Official campaigning has kicked off for a second referendum in Osaka City on whether to reorganize the city into wards similar to those in Tokyo.
What is known as the "Osaka metropolis plan" calls for abolishing the city and creating four special wards. Those who proposed the plan say it will eliminate administrative redundancy between the city and Osaka Prefecture.
Both supporters and opponents began street campaigns on Monday morning to make their cases. The vote is scheduled for November 1.
Osaka Mayor Matsui Ichiro is the leader of Osaka Ishin no Kai, a regional party that has been pushing the plan. Matsui said the most negative thing for Osaka residents would be a confrontation between the city and the prefecture.
Matsui said the system must be fundamentally changed to end the dual administrations. He called on citizens to create an Osaka that would be recognized in the world as a major metropolis, on a par with Tokyo.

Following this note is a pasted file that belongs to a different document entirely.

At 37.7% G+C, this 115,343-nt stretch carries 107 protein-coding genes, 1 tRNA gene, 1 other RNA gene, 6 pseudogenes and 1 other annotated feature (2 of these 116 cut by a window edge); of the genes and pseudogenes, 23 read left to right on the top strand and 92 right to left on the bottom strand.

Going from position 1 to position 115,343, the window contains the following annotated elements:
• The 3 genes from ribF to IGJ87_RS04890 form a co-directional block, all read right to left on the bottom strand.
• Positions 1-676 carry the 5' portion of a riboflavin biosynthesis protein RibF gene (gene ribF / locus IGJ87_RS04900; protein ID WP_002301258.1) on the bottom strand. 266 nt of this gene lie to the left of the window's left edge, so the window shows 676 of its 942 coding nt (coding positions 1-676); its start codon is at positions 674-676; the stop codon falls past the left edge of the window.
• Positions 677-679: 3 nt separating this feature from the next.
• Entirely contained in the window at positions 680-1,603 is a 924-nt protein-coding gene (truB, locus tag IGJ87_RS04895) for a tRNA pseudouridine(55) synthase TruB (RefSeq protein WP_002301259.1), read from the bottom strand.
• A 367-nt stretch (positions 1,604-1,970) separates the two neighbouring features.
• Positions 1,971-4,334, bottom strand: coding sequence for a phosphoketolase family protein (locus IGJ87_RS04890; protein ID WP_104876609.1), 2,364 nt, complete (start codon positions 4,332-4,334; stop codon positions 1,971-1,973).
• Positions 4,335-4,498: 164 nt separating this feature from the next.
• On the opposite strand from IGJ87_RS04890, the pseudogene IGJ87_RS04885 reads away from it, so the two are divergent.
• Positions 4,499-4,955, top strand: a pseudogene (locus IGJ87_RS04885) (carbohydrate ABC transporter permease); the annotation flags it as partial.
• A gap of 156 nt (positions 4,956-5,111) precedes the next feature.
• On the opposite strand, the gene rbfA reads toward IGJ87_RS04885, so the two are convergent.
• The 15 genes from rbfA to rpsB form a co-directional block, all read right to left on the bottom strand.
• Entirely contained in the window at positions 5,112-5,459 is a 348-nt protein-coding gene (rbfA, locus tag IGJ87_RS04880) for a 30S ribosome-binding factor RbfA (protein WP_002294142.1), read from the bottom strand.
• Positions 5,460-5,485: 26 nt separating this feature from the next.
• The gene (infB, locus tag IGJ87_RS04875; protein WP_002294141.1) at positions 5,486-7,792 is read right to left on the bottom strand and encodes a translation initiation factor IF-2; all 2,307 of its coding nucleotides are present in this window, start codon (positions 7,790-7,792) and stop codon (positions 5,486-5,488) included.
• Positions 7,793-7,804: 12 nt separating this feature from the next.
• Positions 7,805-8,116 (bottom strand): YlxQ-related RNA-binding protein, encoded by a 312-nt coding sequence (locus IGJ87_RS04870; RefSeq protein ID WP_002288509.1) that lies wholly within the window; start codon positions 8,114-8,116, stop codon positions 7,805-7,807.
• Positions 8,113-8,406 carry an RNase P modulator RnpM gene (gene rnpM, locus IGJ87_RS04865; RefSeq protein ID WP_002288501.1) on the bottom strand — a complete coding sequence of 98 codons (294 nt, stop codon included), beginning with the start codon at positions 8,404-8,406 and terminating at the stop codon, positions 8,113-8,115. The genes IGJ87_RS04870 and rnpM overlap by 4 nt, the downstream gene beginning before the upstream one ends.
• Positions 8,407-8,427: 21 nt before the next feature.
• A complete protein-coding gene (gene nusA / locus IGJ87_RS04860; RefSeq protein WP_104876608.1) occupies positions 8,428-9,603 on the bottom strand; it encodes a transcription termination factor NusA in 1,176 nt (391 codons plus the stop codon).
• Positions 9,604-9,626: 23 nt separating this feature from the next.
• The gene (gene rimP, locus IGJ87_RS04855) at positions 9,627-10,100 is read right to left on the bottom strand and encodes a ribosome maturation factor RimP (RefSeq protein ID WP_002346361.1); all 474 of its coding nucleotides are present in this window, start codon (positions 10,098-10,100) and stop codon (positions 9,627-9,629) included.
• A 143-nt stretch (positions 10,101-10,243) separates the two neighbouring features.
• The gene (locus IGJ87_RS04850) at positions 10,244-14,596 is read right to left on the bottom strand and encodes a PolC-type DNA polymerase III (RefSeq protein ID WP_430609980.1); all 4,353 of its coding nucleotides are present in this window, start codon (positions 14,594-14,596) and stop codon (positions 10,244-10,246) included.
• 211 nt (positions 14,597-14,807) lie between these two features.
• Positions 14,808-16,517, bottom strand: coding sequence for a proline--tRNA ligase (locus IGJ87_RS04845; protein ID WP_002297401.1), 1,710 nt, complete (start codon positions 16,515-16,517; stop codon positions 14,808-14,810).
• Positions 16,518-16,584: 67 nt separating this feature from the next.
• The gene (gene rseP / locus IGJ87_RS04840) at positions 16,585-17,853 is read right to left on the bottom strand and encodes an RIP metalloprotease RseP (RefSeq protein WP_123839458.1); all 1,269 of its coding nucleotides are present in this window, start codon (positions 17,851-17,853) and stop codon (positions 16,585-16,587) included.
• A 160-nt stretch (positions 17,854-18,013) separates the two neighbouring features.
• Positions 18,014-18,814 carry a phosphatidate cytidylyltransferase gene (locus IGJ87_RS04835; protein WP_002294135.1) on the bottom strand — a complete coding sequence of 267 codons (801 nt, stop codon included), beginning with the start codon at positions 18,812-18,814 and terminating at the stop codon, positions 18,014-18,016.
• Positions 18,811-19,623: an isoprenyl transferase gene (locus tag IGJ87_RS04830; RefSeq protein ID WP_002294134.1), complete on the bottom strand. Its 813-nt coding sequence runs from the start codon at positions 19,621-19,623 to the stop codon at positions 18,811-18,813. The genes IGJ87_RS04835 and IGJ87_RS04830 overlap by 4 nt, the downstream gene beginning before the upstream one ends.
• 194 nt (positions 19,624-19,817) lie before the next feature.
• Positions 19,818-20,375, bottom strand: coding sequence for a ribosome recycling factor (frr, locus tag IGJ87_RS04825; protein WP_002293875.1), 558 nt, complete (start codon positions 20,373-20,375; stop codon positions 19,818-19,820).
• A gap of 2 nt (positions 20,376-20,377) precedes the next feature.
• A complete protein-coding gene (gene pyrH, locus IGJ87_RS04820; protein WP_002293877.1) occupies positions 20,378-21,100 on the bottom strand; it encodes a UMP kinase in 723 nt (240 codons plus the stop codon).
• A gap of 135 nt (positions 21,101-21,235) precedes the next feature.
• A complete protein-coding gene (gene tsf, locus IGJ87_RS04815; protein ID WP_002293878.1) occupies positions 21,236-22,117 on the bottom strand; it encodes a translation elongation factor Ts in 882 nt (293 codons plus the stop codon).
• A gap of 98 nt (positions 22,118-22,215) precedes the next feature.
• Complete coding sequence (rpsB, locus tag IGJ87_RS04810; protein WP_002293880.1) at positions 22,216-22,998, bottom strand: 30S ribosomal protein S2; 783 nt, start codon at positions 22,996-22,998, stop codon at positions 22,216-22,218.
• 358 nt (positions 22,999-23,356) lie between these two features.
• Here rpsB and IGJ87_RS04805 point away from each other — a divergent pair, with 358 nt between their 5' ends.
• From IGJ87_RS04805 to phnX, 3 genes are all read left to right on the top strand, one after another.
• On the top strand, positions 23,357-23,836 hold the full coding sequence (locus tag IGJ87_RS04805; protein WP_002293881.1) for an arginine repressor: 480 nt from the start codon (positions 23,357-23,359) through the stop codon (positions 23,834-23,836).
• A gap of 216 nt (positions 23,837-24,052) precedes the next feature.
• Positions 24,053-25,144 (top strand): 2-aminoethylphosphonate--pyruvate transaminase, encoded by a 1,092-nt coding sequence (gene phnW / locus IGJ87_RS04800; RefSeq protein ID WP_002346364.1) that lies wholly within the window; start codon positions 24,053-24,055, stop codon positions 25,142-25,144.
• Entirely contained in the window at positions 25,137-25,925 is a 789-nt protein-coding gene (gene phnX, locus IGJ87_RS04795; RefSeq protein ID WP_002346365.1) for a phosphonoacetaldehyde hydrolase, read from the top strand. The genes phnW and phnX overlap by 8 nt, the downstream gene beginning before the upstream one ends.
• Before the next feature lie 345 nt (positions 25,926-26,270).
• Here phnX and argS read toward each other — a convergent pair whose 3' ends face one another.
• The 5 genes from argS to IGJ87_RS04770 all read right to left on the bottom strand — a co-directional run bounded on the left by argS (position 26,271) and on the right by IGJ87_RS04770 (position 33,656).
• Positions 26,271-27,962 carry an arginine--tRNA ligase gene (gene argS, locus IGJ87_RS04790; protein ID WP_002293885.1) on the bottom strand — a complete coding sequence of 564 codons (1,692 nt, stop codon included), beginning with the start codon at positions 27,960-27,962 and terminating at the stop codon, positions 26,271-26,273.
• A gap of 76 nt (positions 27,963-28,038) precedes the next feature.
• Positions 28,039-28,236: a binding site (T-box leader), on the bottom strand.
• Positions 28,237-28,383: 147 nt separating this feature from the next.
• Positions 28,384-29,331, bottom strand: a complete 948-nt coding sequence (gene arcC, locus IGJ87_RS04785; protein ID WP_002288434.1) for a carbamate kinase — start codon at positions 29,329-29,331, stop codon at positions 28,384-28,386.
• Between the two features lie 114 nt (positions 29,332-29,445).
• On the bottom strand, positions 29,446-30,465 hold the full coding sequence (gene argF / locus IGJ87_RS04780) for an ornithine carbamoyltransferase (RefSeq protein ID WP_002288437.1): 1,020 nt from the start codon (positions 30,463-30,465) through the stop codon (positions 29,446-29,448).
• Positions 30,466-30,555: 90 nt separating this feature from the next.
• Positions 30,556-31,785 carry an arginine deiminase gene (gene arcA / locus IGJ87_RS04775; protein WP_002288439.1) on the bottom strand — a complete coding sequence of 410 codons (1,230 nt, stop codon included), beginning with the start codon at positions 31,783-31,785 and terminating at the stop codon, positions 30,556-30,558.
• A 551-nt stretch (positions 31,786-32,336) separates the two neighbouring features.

Among major parties in the Osaka prefectural and municipal assemblies, Komeito also supports the move.
But the Liberal Democratic Party and the Japanese Communist Party are opposed.
The secretary-general of the LDP caucus in the city assembly, Kitano Taeko, said considering that the change would lower the quality of administrative services for residents, the vote should naturally be "against."
The city has over 2.2 million eligible voters. The result of the referendum will be legally binding, regardless of the voter turnout.
If a majority of the ballots cast approve the plan, the change will take effect on January 1, 2025. Otherwise, the current system will remain in place.
Voters rejected a similar proposal in May 2015.